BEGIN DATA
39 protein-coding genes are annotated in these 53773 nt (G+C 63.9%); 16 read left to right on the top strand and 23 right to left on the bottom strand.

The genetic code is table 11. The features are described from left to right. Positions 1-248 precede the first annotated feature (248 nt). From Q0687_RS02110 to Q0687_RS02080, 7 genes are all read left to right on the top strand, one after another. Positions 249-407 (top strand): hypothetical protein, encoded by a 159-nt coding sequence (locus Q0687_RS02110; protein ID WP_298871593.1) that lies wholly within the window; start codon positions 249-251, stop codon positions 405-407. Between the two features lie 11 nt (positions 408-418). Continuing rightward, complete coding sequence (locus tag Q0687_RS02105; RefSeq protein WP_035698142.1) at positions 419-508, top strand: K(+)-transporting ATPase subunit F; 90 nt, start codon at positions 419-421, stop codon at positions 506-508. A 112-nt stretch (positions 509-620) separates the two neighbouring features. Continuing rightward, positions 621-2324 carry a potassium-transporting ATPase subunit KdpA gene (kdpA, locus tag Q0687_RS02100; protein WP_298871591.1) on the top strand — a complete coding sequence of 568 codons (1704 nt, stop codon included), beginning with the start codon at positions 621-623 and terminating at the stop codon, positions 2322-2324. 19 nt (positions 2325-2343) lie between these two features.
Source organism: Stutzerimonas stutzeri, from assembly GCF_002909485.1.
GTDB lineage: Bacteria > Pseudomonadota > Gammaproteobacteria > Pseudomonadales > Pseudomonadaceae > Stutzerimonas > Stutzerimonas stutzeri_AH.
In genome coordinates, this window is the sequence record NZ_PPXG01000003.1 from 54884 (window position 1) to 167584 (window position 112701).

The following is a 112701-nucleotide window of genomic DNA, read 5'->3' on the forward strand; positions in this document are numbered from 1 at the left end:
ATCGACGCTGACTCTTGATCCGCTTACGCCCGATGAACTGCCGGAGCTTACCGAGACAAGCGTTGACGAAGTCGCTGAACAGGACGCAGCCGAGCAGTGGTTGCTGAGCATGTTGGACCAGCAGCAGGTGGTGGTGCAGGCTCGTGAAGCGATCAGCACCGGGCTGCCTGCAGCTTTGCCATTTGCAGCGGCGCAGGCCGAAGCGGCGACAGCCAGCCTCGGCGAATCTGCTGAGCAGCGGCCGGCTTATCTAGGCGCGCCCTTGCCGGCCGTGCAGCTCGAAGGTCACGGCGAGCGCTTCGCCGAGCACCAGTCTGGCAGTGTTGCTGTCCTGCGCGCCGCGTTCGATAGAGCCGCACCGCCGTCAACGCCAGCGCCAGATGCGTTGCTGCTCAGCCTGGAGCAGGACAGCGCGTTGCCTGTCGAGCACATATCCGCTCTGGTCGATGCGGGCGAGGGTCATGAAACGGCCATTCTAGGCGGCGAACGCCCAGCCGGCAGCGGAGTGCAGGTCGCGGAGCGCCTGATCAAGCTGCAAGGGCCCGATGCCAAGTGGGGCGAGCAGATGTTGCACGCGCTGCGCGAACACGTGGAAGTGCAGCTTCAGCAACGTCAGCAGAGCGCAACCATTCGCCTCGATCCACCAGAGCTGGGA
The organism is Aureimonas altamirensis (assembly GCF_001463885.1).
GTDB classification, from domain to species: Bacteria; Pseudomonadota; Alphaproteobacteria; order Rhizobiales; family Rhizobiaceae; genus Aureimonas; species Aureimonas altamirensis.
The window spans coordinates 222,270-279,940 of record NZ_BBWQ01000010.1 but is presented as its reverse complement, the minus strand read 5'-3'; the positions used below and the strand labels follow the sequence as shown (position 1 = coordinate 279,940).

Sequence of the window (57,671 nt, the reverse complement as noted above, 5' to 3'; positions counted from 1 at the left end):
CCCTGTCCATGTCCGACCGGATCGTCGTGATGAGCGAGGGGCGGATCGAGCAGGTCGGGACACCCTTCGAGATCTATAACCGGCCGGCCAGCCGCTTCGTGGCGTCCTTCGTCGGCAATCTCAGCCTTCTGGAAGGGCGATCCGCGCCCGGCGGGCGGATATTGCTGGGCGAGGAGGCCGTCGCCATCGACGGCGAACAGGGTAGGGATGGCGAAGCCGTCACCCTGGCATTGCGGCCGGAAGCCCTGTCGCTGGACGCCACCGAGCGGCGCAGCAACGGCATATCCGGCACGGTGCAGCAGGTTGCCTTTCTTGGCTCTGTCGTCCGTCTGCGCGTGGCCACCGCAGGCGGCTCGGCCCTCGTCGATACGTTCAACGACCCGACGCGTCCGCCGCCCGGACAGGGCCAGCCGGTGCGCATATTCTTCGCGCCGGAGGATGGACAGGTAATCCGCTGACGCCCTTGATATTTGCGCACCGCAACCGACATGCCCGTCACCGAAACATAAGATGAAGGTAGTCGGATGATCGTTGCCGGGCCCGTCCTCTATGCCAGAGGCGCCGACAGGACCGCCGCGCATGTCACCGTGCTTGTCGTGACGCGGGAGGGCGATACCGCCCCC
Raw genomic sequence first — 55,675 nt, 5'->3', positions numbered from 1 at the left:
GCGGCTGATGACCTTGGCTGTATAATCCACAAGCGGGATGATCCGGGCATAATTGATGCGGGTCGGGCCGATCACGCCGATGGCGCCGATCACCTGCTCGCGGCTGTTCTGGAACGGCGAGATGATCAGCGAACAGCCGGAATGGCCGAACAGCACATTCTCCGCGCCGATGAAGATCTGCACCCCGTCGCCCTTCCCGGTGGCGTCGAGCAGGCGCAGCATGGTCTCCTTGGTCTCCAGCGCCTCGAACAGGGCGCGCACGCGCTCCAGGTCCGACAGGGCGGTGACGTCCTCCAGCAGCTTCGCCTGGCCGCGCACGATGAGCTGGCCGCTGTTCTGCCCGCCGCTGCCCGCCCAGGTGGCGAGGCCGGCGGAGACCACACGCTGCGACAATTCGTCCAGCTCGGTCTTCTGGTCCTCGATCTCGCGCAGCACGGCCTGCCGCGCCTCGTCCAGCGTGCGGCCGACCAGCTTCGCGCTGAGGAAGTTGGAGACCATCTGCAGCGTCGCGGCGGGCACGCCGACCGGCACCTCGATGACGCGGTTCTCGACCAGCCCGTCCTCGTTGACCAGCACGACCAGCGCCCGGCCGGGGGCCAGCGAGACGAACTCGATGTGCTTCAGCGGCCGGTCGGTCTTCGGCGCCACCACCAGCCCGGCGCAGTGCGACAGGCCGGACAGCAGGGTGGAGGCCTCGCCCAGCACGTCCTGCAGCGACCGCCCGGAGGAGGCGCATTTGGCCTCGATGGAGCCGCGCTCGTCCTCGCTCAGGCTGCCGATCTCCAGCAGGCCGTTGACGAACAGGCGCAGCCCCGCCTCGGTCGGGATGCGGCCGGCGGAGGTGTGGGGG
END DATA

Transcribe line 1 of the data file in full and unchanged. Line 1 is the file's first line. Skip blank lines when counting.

39 protein-coding genes are annotated in these 53773 nt (G+C 63.9%); 16 read left to right on the top strand and 23 right to left on the bottom strand.